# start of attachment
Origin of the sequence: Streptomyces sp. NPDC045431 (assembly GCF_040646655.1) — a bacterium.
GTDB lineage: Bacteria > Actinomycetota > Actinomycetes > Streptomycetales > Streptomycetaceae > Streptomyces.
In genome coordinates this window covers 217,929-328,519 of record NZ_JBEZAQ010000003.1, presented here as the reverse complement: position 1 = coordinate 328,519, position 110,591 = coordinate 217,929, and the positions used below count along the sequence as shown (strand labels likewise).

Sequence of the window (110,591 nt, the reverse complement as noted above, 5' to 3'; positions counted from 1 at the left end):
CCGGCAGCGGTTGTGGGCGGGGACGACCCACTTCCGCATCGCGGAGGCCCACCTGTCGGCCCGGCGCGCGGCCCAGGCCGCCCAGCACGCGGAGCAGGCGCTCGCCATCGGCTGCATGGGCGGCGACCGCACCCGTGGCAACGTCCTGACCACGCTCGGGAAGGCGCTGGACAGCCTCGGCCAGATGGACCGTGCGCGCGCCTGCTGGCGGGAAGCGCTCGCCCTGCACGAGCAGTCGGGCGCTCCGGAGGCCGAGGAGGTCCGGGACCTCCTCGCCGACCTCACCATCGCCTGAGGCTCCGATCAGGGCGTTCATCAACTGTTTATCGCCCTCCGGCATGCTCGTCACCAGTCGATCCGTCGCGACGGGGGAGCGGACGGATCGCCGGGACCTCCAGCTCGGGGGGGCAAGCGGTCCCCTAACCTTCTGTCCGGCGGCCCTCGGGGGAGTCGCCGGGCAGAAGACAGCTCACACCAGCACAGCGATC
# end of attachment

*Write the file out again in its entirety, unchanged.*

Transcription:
Origin of the sequence: Streptomyces sp. NPDC045431 (assembly GCF_040646655.1) — a bacterium.
GTDB lineage: Bacteria > Actinomycetota > Actinomycetes > Streptomycetales > Streptomycetaceae > Streptomyces.
In genome coordinates this window covers 217,929-328,519 of record NZ_JBEZAQ010000003.1, presented here as the reverse complement: position 1 = coordinate 328,519, position 110,591 = coordinate 217,929, and the positions used below count along the sequence as shown (strand labels likewise).

Sequence of the window (110,591 nt, the reverse complement as noted above, 5' to 3'; positions counted from 1 at the left end):
CCGGCAGCGGTTGTGGGCGGGGACGACCCACTTCCGCATCGCGGAGGCCCACCTGTCGGCCCGGCGCGCGGCCCAGGCCGCCCAGCACGCGGAGCAGGCGCTCGCCATCGGCTGCATGGGCGGCGACCGCACCCGTGGCAACGTCCTGACCACGCTCGGGAAGGCGCTGGACAGCCTCGGCCAGATGGACCGTGCGCGCGCCTGCTGGCGGGAAGCGCTCGCCCTGCACGAGCAGTCGGGCGCTCCGGAGGCCGAGGAGGTCCGGGACCTCCTCGCCGACCTCACCATCGCCTGAGGCTCCGATCAGGGCGTTCATCAACTGTTTATCGCCCTCCGGCATGCTCGTCACCAGTCGATCCGTCGCGACGGGGGAGCGGACGGATCGCCGGGACCTCCAGCTCGGGGGGGCAAGCGGTCCCCTAACCTTCTGTCCGGCGGCCCTCGGGGGAGTCGCCGGGCAGAAGACAGCTCACACCAGCACAGCGATC